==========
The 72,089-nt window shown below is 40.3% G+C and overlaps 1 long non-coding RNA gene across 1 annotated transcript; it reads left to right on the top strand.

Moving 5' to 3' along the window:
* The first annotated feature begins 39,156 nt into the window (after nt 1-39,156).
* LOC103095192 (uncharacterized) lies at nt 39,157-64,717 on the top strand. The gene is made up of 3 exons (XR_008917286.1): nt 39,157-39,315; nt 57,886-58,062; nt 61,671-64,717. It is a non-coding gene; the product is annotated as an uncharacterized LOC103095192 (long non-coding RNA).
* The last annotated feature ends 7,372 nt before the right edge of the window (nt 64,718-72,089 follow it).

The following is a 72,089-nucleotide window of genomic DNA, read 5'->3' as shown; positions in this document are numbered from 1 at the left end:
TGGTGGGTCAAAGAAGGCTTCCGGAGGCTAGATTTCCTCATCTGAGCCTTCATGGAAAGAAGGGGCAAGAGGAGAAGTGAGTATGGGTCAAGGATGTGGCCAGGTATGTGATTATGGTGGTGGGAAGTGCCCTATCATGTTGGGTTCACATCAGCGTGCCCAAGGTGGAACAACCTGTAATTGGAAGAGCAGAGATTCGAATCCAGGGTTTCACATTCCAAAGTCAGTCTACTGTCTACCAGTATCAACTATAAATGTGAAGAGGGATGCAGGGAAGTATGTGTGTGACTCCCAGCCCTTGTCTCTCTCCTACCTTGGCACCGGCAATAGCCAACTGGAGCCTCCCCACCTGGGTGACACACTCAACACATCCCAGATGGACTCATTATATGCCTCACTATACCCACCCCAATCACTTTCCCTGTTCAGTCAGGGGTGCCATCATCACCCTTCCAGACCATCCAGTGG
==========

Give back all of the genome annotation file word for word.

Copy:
The 72,089-nt window shown below is 40.3% G+C and overlaps 1 long non-coding RNA gene across 1 annotated transcript; it reads left to right on the top strand.

Moving 5' to 3' along the window:
* The first annotated feature begins 39,156 nt into the window (after nt 1-39,156).
* LOC103095192 (uncharacterized) lies at nt 39,157-64,717 on the top strand. The gene is made up of 3 exons (XR_008917286.1): nt 39,157-39,315; nt 57,886-58,062; nt 61,671-64,717. It is a non-coding gene; the product is annotated as an uncharacterized LOC103095192 (long non-coding RNA).
* The last annotated feature ends 7,372 nt before the right edge of the window (nt 64,718-72,089 follow it).

The following is a 72,089-nucleotide window of genomic DNA, read 5'->3' as shown; positions in this document are numbered from 1 at the left end:
TGGTGGGTCAAAGAAGGCTTCCGGAGGCTAGATTTCCTCATCTGAGCCTTCATGGAAAGAAGGGGCAAGAGGAGAAGTGAGTATGGGTCAAGGATGTGGCCAGGTATGTGATTATGGTGGTGGGAAGTGCCCTATCATGTTGGGTTCACATCAGCGTGCCCAAGGTGGAACAACCTGTAATTGGAAGAGCAGAGATTCGAATCCAGGGTTTCACATTCCAAAGTCAGTCTACTGTCTACCAGTATCAACTATAAATGTGAAGAGGGATGCAGGGAAGTATGTGTGTGACTCCCAGCCCTTGTCTCTCTCCTACCTTGGCACCGGCAATAGCCAACTGGAGCCTCCCCACCTGGGTGACACACTCAACACATCCCAGATGGACTCATTATATGCCTCACTATACCCACCCCAATCACTTTCCCTGTTCAGTCAGGGGTGCCATCATCACCCTTCCAGACCATCCAGTGG